Amy Cunningham
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Spring Hill parents and students may notice that they’re seeing less and less of the district’s staff members lately – about 665.9 pounds less, to be exact.
As part of a health and wellness initiative undertaken by USD 230 this school year, some district staff members have been voluntarily participating in a Biggest Loser-style competition and also in a walking program since the beginning of the second semester.
According to assistant superintendent Wayne Burke, the district received a $5,000 grant to use towards helping their employees get healthier from their insurance provider, Blue Cross and Blue Shield, which made both programs possible.  The district is using that money to provide small prizes for the staff’s incremental weight loss and exercise.  They have also provided staff members who are walking with pedometers to track their progress.  To sweeten the Biggest Loser pot, participants from each building have contributed $10 a piece, with the total to be split 70/30 between the first and second place finishers.
With over 100 district staff members participating in the weight loss program and 170 participating in the walking programs, the school district is seeing positive changes in their staff, which, they believe, will lead to positive changes in the classroom.
“Our ultimate goal is to get (our staff members) thinking healthy,” stated Burke.  He explained that when staff members start seeing the results of their efforts, whether it is from losing weight or from being more physically fit, that motivates them to make healthy choices in other areas of their lives.  He says a healthier staff will mean a more productive staff for the district and that should spill over into the classrooms.
“I think one of the things, as adults we model our behavior for our kids, whether it is conscious or unconscious.  If our students see adults consciously exercising and talking about these things health-wise, some of that has to get across to the kids…It’s not do as I say, not as I do, it’s do as I say and watch me do it, and to me that is a better example for them.  The kids will see (us) and say, ‘hey, maybe I can do this, I can spend more time outside, instead of playing video games or watching TV, maybe I’ll get out and exercise.’”
Spring Hill Intermediate School teacher and program participant Kim Demings echoed his thoughts.  She said that, as a teacher, when she feels better she is able to give more of herself in the classroom.
“I feel like, if you don’t take care of yourself you don’t have as much to give,” she explained.  “When we as teachers feel better about ourselves and we’re healthier and energetic it comes across to the students.”
Staff members say they have been motivated by the competition to make wise choices when it comes to diet and exercise.  Prairie Creek counselor Deb Lawson knows that the thrill of victory at the end of the race will be much sweeter than what she’s given up.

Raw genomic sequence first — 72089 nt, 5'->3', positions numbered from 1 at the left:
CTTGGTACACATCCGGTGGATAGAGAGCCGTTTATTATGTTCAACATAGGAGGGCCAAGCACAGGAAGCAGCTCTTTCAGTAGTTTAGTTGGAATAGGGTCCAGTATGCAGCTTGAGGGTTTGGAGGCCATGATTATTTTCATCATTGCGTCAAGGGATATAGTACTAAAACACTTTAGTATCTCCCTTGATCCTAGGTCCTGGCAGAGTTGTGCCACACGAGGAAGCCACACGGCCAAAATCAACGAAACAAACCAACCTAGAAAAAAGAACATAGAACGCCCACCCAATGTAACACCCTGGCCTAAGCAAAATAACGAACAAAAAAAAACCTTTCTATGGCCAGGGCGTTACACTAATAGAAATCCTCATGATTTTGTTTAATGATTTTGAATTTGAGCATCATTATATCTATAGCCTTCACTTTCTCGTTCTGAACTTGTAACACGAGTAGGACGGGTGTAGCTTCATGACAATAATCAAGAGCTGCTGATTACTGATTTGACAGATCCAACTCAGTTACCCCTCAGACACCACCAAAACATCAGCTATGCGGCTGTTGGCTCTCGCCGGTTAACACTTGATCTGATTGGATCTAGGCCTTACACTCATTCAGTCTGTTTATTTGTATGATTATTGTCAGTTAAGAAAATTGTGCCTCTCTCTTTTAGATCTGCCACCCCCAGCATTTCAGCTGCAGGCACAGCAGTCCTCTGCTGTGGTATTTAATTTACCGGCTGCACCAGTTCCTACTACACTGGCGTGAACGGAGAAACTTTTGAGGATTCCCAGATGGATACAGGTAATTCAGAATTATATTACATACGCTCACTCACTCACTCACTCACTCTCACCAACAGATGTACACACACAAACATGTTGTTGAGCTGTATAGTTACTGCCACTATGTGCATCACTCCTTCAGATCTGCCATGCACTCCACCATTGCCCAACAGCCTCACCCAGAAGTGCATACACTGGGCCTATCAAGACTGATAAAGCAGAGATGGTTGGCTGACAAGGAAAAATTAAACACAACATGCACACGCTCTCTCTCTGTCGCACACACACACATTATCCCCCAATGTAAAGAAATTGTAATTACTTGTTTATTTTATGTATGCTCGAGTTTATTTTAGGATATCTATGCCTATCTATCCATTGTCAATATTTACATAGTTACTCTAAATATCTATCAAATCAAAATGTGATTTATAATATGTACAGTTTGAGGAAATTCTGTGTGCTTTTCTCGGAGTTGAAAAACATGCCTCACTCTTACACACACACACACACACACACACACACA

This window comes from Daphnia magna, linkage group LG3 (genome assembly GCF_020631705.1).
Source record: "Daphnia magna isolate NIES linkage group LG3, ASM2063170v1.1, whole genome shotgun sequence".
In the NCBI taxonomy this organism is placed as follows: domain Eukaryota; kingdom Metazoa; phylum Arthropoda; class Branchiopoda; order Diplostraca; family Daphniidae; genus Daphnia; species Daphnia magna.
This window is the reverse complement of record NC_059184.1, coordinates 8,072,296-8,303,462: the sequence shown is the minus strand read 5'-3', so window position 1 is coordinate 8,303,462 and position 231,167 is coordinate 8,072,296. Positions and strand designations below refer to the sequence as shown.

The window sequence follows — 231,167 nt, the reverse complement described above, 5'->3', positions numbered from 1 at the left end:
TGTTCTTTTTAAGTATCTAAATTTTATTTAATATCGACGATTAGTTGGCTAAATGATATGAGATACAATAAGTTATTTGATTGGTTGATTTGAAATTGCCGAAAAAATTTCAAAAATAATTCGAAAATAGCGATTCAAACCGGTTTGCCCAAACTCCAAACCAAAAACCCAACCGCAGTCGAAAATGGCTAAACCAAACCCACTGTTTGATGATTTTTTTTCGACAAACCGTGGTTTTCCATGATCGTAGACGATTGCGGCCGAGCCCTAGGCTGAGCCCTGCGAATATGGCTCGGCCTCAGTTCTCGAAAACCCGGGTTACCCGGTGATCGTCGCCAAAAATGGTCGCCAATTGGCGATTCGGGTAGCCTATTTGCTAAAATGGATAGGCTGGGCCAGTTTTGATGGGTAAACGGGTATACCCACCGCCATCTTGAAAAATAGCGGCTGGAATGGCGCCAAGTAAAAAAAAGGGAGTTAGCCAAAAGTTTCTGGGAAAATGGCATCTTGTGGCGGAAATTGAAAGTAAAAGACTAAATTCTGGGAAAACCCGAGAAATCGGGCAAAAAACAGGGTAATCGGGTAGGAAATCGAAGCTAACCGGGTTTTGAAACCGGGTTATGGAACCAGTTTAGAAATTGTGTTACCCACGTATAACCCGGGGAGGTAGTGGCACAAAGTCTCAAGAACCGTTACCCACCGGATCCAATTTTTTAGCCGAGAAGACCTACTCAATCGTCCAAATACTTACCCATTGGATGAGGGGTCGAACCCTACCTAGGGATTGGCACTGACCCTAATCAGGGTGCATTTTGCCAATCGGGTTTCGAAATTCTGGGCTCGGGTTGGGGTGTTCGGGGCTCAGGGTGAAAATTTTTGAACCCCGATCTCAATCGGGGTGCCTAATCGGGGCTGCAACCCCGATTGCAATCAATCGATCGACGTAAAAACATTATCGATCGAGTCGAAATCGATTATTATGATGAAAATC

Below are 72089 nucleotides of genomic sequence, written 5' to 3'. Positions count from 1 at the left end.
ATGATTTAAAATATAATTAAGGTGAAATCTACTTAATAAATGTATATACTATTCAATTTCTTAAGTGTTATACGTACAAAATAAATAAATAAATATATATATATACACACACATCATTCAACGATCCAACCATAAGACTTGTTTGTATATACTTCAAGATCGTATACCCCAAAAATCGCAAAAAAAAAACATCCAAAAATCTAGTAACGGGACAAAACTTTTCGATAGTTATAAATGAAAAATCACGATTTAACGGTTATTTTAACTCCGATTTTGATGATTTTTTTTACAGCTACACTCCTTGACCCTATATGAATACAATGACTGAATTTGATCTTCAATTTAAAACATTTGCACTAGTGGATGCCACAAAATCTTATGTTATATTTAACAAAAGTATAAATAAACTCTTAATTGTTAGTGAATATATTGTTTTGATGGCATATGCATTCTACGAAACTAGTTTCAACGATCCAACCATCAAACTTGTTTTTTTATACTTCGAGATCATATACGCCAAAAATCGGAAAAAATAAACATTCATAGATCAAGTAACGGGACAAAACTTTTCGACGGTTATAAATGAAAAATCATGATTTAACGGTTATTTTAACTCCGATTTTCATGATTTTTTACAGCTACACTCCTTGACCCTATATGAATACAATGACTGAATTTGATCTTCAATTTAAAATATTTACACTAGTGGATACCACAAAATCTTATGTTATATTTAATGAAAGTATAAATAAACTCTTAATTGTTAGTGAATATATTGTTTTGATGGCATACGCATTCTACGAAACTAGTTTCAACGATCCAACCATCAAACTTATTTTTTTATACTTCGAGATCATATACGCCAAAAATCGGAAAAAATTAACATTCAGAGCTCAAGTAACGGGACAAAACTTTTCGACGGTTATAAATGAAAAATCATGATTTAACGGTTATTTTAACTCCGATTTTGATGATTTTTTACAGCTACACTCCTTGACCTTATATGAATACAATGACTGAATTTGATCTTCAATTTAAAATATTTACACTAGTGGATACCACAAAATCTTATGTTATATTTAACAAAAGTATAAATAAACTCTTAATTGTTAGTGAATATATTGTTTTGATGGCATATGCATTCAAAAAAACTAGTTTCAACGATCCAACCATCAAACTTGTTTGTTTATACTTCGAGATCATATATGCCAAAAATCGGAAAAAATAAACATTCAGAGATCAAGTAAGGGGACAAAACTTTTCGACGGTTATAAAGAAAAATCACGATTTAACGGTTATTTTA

“Since we’ve started the competition we’ve had our monthly birthday parties, we’ve gone through Valentine’s Day and then Girl Scout cookie time came and went.  I call this the Sweetart time of year, but I haven’t had one since we started.  I bought several boxes of Girl Scout cookies and I gave them away immediately,” she recalled.  “Everybody is focused and working real hard to make healthy choices.  There’s nothing like putting on a pair of pants that at one time you couldn’t even zip up. And when that happens, we are all very excited for each other, even though it is a competition.”
Prairie Creek Nurse Brandi Duncan, one of the contests organizers, said that nurses have been sending out healthy living tips to participants.  Every week, following Wednesday’s weigh in, she compiles a list with an updated a flow sheet so that participants can chart their progress.
“The feedback that I’ve gotten is that there are a lot of competitive people out there,” she laughed.
Spring Hill Middle School principal Steve Fleer says that the programs have helped him to keep his New Year’s resolution.
“It’s a competition – when you’re weighing in there is some accountability. It’s different than doing it on your own,” he explained. “I think people here have been very, very supportive of each other.  Of course it is a competition and I think competition brings out a lot of good things in people.”
Demings said that, in order to maintain her healthy lifestyle, she’s developed a support system outside of the work day.
“I have a computer site that I use where I track fitness and the food I’m eating.  I also have a lot of family members who know what I’m doing, so I’m hoping I’ll stick with it,” she said.
Everybody has their ups and downs, but since I’ve gotten off to, what I feel, is a pretty good start that’ll motivate me and perk me to keep it going once the competition ends.”
The last weigh in for the competition will be Wednesday, March 9.